THE ROAD ROLLING UNDER IS A PERSPECTIVE I FORGET | TYLER SOWA
When I ask Hassan if he has any pets, he says, I had a cat,
in Somalia, but my neighbors ate it. Super Bowl Sunday.
No cars on the road. I hold my keys inside my pocket.
He says, people will eat dogs or cats it doesn't matter.
It's natural to compare experiences.
I think about when my neighbors shot fireworks
into my dog's eyes on the Fourth of July.
My first firework was a Black Snake:
a carbon lozenge that intumesces ash outwards from either side
as if it were falling out of itself to become something else.
Hassan looks into my eyes in the rearview, and says,
the outside world is really fucked up, man, people will eat anything.
Living inside, I've always had preferences.
I would puke on my plate when my mother cooked steak.
A forkful of fat was enough to drown me.
Last year, a teenager left a Chicago Walmart
with a knife and a machete,
got into a cab,
and murdered the driver—
her arms waving with so much strength as she hacked
at him from behind.
Crawling bloodily out of his car, crying
out as loud as he could, leaking
the parts of himself he was using as a worker.
Hassan tells me to get out of the country to teach English.
You have a degree. Go.
We are driving down Interstate Five. His words
are soft like the stutter of a fan. He says he speaks four languages,
and I ask what it was like learning Arabic.
In college, I studied Russian.
My favorite word is tourist attraction—
Russian words remind me of sky scrapers.
I was four when I first met guilt,
a toothache in my stomach. My dog dug
a hole beneath the fence and escaped the neighbors
attempting to blind her with
Bottle Rockets and Screaming Eagles.
I kicked gravel back into the hole
after we drove around calling her name
as loud as we could.
Hassan asks if I watched the game. No, I say,
I was working, but I never watch football.
He says he just goes along with whatever his passengers say:
You like the Eagles, I like the Eagles. You like the Patriots, I like the Patriots.
In my intrusive thoughts, I am racist, sexist.
I ball up my fist and throw it at strangers.
Words hinge like a catapult on my tongue.
The right ones will break bones.
We drive past the first and only sex store
where my ex and I got a movie rental membership.
We settled on a vampire parody porno. I bit her lip
too hard when we had sex afterwards
because I couldn't stop thinking about how she made popcorn
to eat while we watched a faux Bella and Edward fuck
on a dark faux Seattle couch. I didn't desire either of them,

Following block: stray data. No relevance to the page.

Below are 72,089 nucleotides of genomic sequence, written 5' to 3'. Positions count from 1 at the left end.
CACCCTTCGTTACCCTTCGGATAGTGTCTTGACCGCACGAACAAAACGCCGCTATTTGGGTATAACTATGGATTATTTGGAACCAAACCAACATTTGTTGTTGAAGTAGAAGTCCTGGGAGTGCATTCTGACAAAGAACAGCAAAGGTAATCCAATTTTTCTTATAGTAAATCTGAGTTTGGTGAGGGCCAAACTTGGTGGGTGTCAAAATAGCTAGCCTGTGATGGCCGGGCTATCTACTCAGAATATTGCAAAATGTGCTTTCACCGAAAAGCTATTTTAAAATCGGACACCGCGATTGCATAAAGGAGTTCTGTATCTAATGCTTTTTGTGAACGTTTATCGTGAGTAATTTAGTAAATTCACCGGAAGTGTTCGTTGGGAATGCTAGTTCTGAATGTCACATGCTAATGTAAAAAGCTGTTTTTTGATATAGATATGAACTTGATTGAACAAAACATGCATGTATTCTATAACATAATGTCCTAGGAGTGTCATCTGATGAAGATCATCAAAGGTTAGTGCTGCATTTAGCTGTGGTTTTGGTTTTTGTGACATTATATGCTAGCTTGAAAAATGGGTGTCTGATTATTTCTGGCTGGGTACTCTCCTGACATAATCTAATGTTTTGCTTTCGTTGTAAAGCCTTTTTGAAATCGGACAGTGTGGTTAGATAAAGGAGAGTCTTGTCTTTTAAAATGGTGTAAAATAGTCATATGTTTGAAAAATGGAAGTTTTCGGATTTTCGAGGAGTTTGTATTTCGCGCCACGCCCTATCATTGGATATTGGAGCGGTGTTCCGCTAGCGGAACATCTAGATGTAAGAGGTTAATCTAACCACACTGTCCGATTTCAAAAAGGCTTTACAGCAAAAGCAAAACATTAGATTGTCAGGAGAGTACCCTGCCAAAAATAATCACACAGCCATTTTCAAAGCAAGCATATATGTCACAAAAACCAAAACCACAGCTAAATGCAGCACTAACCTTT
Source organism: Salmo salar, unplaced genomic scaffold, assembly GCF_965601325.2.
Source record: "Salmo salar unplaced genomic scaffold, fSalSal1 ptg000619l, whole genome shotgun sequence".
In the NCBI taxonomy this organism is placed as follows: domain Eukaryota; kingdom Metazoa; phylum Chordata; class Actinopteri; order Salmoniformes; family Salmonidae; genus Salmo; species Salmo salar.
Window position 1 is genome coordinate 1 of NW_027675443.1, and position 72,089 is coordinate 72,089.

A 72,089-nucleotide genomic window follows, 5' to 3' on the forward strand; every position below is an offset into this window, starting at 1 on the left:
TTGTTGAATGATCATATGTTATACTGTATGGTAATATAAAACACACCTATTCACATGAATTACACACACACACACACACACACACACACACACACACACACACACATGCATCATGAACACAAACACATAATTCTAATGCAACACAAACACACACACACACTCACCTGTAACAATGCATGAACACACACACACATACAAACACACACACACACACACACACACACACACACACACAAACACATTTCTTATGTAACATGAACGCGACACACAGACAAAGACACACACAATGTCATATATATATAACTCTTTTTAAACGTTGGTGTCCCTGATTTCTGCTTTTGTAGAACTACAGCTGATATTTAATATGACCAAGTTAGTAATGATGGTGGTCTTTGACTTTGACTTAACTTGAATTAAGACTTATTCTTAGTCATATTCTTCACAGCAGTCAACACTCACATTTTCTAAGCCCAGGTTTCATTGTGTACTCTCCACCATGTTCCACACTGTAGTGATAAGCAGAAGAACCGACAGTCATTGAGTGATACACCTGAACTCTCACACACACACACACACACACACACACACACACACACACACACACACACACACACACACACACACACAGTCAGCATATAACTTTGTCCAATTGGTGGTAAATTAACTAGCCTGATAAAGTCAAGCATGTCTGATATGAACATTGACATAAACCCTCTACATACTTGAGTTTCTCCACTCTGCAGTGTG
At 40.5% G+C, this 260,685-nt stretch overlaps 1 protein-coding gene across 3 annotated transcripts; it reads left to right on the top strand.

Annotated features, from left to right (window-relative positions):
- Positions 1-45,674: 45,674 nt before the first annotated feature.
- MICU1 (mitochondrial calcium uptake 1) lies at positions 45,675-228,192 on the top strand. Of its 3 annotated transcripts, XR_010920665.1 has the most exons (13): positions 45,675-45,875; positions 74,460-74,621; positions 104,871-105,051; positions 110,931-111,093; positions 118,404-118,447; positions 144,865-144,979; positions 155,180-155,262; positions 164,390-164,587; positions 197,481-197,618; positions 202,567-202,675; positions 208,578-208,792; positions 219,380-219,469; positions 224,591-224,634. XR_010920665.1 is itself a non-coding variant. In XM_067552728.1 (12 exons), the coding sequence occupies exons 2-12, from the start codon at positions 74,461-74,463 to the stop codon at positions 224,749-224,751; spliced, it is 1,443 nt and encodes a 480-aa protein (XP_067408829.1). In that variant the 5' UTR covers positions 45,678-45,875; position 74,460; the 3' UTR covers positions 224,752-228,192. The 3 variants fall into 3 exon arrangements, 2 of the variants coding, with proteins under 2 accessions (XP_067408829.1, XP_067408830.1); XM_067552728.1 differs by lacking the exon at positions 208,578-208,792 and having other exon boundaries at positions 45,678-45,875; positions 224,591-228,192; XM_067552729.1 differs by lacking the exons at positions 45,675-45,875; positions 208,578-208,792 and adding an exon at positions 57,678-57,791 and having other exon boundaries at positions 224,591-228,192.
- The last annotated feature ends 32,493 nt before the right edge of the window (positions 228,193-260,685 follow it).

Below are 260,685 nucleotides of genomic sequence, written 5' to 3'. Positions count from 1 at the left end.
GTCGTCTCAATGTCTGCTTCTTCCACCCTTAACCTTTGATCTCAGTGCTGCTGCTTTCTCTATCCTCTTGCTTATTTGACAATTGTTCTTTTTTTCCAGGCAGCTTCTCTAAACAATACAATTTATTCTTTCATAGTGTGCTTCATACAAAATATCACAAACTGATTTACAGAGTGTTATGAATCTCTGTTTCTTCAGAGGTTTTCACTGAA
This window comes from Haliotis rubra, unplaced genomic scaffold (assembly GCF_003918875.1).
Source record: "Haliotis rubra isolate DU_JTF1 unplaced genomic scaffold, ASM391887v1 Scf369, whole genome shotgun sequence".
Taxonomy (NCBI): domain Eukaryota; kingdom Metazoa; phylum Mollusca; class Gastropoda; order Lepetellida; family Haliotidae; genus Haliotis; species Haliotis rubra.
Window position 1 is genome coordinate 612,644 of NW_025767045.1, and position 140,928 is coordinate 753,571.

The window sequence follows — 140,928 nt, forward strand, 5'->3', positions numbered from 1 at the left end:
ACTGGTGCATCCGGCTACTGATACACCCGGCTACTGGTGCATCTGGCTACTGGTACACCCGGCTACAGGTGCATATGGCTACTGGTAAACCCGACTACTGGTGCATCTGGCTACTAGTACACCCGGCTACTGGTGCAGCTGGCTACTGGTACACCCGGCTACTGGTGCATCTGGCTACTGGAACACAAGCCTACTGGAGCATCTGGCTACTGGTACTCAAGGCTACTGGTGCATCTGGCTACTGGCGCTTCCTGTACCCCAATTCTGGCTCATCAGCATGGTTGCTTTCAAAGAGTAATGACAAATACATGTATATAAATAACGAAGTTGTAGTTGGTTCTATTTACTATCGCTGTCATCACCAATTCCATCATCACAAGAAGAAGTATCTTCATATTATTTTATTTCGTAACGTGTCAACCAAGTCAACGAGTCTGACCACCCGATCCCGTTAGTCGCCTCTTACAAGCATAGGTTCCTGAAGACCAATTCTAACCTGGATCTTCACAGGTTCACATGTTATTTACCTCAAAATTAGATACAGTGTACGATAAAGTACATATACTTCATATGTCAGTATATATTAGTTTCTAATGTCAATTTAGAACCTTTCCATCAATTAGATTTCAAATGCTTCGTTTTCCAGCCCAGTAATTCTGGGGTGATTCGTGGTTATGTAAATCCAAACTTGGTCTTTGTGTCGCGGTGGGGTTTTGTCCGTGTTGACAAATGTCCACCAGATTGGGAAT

but I resonated with the vampire.
Edward, your dick is so cold, said Bella.
My dog ate all the toys in my room.
Then she began to eat the box.
Hassan asks where I am going.
To watch my mom's dog, I say.
And he asks if the dog knows me from birth.
When my mother first adopted her, she had Parvovirus.
During the same week I had the flu.
While she emptied herself hose-
like outside, I wore my skin like a wet sheet.
At breakfast my father says, touch one dick
and you're gay, as he sips his bloody mary
with the miniature pork sausage poked onto
a decorative toothpick resting
above the ice.
How many times
do I have to swallow
my own tongue?
In a Montmartre wine shop, two Russian women
struggled to communicate with the steward.
While browsing South African wines, I watched
both parties, tense fingers, attempting to mash
French and Russian to no avail. I could have helped,
but I didn't. I bought a bottle that said, notes of peppercorn and citrus.
It was the worst wine I have ever had.
My mother tells me of a time we went out for Chinese food.
In the parking lot afterwards,
I said that was good, before I threw up.
Fifteen dollars, she said, looking down.
Before I was born I lived
in a soft uterus.
I like to think that was the case just for me.
My eyes droop. Hassan, I think.
Maybe I should have sat in the front seat.
I dream his story as an Alaskan fisherman,
sleeping on a plywood cotton bunk in a ship.
His eyes avert from the rearview.
He says he moved from Somalia to Seattle,
where he couldn't afford to live. Then to Alaska.
For two years, he lived among fishermen.
The road floods before us.
Hassan turns on his windshield wipers.
I think to myself,
You never sit
directly behind the driver
if you are alone.
Tyler Sowa is a queer poet from Portland, Oregon. He holds a B.A. from Portland State University and a creative writing certificate from the Independent Publishing Resource Center. He dog-ears all of his books unless they are from the library and is always reading and telling other people to read the poetry of Diane Wakoski.
Cover image by Tyler Brewington: closeup of mineral deposit in Lava Hot Springs, Idaho.